Fortunately I love grass, and find the effort of working on a lawn amply repaid when a customer sees a greener, grassier, less mossy surface. For the Autumn I recommend a gentle raking to gather up some of the moss and then a thorough aeration and, whatever they say, there is nothing to beat the old fashioned garden fork for this. Aeration will beat that great enemy of grass-growth, compaction of the soil by the thudding feet of Summer. Finally a good Autumn lawn dressing is worth its price, particularly in the parts of West Wickham where the damp tends to linger in Winter.
In a few weeks it will be time to sort out the borders and, in particular, to lift and replant the herbaceous perennials, but my views on this engrossing topic will have to wait for another day, because the rain has stopped, the sun come out, and it’s time to GET OUT AND GARDEN!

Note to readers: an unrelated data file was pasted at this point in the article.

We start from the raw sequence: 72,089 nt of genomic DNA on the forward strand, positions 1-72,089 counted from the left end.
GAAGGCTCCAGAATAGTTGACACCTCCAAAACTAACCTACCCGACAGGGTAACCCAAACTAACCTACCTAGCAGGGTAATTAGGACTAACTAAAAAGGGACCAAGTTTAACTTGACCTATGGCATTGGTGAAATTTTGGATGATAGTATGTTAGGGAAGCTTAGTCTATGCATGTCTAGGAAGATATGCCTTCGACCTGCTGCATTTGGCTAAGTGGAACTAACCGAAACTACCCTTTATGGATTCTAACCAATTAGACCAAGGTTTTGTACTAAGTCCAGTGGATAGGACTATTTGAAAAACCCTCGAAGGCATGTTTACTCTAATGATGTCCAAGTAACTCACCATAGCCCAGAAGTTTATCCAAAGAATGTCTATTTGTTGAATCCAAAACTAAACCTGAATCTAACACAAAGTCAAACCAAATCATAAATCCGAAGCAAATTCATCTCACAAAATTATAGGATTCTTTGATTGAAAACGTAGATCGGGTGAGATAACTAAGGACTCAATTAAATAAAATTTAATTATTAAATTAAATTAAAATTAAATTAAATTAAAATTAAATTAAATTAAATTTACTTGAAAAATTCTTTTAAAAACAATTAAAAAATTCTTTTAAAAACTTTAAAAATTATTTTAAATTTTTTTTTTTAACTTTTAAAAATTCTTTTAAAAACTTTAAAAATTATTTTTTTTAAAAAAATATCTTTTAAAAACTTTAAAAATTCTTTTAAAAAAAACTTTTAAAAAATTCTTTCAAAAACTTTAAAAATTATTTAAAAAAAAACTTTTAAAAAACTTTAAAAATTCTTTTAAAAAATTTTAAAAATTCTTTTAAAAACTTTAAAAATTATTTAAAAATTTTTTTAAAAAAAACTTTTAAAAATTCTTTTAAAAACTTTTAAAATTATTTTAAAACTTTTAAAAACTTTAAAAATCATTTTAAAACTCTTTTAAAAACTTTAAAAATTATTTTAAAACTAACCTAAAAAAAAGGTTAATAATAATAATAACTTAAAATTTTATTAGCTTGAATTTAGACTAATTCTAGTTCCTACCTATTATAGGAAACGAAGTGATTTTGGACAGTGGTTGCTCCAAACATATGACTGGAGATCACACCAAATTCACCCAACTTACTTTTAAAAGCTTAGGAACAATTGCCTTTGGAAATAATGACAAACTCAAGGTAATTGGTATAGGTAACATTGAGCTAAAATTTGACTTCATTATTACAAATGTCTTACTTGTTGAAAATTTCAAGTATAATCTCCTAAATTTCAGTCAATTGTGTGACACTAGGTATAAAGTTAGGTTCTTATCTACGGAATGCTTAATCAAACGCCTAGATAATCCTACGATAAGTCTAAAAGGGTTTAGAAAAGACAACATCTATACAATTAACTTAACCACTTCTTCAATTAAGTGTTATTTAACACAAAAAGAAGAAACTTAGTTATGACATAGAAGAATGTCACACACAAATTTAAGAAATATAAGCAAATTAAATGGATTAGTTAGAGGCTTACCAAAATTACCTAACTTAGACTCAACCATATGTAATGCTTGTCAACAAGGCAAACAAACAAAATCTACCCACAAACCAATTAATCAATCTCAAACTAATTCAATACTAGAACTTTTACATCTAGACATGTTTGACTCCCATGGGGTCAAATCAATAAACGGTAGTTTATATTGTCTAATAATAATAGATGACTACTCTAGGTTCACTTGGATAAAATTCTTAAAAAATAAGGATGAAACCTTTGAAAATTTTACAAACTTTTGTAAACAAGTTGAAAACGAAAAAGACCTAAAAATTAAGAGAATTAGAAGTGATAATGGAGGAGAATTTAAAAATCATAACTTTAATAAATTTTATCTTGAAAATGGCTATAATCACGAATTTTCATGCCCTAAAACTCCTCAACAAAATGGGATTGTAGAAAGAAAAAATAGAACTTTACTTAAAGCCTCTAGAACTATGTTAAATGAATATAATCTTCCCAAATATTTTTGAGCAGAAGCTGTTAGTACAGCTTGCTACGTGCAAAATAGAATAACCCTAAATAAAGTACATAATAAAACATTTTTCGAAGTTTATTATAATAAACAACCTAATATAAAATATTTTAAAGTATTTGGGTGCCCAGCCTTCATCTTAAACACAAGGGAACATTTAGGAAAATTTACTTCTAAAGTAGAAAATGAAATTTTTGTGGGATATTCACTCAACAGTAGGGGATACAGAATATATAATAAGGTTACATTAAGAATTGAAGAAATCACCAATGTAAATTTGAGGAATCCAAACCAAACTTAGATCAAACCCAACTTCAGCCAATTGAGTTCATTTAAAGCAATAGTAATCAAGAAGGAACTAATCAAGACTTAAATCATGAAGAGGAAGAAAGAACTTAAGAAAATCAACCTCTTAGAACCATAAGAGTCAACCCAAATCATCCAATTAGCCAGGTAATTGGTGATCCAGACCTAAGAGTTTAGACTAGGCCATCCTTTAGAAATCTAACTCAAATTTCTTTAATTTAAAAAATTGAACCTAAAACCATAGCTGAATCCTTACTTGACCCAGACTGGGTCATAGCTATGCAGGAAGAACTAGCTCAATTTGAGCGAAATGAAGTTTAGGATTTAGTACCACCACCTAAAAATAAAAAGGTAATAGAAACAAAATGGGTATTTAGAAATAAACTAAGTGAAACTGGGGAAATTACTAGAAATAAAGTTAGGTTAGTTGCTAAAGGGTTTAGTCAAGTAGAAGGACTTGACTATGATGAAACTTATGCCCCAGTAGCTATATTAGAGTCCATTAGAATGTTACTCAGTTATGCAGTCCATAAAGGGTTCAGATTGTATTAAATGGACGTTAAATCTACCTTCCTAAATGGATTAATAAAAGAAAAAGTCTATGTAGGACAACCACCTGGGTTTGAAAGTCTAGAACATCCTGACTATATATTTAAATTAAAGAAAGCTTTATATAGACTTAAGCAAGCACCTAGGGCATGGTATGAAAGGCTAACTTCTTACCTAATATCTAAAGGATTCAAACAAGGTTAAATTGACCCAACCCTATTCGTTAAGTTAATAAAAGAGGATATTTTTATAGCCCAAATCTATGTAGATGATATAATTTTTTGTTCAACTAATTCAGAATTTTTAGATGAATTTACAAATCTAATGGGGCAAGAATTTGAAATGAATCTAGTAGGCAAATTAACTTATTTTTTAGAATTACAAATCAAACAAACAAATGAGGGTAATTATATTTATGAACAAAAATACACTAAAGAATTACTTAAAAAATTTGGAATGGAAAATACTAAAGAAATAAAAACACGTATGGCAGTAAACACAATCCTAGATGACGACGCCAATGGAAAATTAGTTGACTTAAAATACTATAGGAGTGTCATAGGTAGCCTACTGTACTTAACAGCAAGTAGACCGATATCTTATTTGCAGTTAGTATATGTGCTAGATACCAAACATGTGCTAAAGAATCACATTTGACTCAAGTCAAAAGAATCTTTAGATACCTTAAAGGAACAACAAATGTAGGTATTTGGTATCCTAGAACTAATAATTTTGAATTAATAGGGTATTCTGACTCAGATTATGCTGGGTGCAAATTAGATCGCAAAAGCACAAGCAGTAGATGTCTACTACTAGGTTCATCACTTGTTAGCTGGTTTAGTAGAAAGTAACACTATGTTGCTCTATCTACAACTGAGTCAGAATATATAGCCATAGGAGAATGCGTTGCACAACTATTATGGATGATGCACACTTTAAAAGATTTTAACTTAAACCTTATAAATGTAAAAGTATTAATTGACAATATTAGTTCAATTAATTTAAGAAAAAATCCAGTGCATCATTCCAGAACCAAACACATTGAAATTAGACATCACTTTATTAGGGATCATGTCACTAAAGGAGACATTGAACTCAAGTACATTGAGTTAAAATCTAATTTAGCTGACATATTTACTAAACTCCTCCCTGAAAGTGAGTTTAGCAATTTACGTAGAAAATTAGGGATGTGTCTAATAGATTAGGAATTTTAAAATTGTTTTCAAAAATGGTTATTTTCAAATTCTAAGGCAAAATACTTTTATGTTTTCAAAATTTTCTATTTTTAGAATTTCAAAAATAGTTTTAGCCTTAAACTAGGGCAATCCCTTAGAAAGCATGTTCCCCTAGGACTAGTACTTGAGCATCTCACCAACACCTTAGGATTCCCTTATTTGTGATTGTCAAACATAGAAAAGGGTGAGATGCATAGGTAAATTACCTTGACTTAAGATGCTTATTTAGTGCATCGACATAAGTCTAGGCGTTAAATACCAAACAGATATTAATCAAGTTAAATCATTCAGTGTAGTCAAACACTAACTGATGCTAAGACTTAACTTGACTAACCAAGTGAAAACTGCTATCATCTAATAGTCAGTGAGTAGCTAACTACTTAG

A Snip In Time Saves Nine

Ivy that is creeping from a neighbouring garden and beginning to get a hold on a Berberis; if left it will slowly throttle the plant.

I think in years to come we gardeners will look back on this as a golden summer. Slugs and snails may have abounded like a biblical plague, eating every lettuce and seedling down to the ground and even starting on things no slug ever eats, such as the rhubarb and potato leaves; the lawn may have grown so long and so fast that the cat gets lost in it, but, as far as West Wickham gardening goes, it has been a wonderful year.

When was the last time you left the hosepipe curled up until August? With our stony soil which absorbs liquid with the enthusiasm of an alcoholic returned from Arabia, we generally find that, from the middle of June, the lawn has the colour and consistency of dried hay and our lovingly tended flowers and shrubs only remain in flower as long as they receive the contents of a small reservoir each morning. Then cometh the hosepipe ban, and we stagger around with watering cans until our arms are stretched to twice their length, and our knuckles scrape along the ground.